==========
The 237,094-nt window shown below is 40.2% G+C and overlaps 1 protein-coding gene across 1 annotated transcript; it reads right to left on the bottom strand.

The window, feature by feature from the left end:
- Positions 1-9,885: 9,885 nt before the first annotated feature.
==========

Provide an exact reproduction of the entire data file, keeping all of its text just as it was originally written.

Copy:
The 237,094-nt window shown below is 40.2% G+C and overlaps 1 protein-coding gene across 1 annotated transcript; it reads right to left on the bottom strand.

The window, feature by feature from the left end:
- Positions 1-9,885: 9,885 nt before the first annotated feature.